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Pakistan

March 11, 2019

Farhat Ali’s latest exhibit is creating stories within stories

Pakistan

Mon, Mar 11, 2019

Nowadays the artists are painting using today’s modern art with traditional and historical stories creating new ideas and styles. Farhat Ali’s current solo exhibition at Sanat Gallery, Karachi also follows this new approach. Using Indian ink on paper the exhibition titled “Through the Looking Glass and What Farhat Found There” allowed the viewers to enter the myriad imaginary realms, opening the door to a world of new and alternative realities, not confined by cumbersome details of established history, race or even time.

He has fused the historical images appearing to dissolve into sensuous, contemporary forms and narratives. Exercising his liberty abounding with dramatic monochrome scheme he tried to create a romantic atmosphere in almost all the paintings. These dramatic and romantic expressions are traditionally present in different historic and traditional paintings in various buildings around the world. He wanted to explore the creativity between tradition and modernity.

There was intense referring to an elemental passion that is both intuitive and instinctive, but the imagery in Farhat’s paintings was mainly representative of female forms and other supporting characters whereas in some pieces a male figure replaces the female figure. In some of the works he used religious icons of other cultures and some fairy tale characters.

He balanced his compositions with monotone background in black and white colour, but devoid of other structures or foliage; while in some paintings he blended opulent figures with fairies and servants.

The inspiring themes, which lead to the creation of these images, were observed, heard or read by the artist which when viewed by the viewers unfold many layers of grief, love, war, passion and fear. To unveil the hidden layers behind these narratives was his prime concern, through which he was trying to make viewers percieve the layers of meanings concealed behind the surfaces of the paintings.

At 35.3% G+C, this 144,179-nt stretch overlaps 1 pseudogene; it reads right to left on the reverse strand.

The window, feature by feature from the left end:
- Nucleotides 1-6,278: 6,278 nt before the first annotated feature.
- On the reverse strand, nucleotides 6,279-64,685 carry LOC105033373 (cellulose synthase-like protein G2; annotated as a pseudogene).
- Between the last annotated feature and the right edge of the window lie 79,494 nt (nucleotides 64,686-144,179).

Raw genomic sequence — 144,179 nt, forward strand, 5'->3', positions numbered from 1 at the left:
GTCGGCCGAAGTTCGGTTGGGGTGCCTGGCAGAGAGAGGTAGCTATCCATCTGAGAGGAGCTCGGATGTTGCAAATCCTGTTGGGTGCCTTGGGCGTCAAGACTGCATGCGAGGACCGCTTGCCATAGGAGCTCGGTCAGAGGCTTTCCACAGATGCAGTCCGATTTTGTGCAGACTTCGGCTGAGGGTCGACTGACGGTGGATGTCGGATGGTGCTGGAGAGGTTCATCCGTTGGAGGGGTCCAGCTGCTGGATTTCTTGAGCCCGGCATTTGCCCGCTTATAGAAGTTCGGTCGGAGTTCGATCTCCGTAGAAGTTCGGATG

Using humor and wit and a careful selection of western and eastern iconography Farhat created this collection work to create written historical accounts in new style. In some pieces he fused the mastery of western art history and pop culture icons from the cinema, with their eastern counterparts.

He used his work to create interesting and amusing narratives of real stories while in another piece, a young Judy Garland from The Wizard of Oz is portrayed next to Pran, her eastern acting contemporary. These figures exist wholly outside the realm of time and logic, allowing for the creation of a new reality.

In a particularly striking piece, Farhat depicts Napoleon as he is seen in Jacques-Louis David’s famous work Napoleon Crossing the Alps, but instead of Napoleon shown heroic and mighty on an equally mighty horse that is in motion on its hind legs, that very Napoleon is shown seated on a camel. The absurdity of this pairing brings in to question the validity of Napoleon’s might and the authenticity of the narrative surrounding his power. The use of the camel, so familiar from Farhat’s local perspective, also serves as a symbol to question the deliberate omission of certain people and facts from recorded history.

In the original Through the Looking Glass and What Alice Found There, Lewis Caroll’s novel unfolds as a game of chess. Upon looking at Farhat’s work, one does recall the chess board, not only for the varying black and white of his chosen medium, but also because of the characters depicted. Using his mastery in skill, Farhat Ali creates stories within stories that form their own narrative, despite how disparate the characters of the story are. His medium and skill tie together these odd pairings in a world that seems to naturally befit them within the picture frame. The pawn in the game of chess is now the viewer, whom Farhat plants into the worlds that he has created through his brush.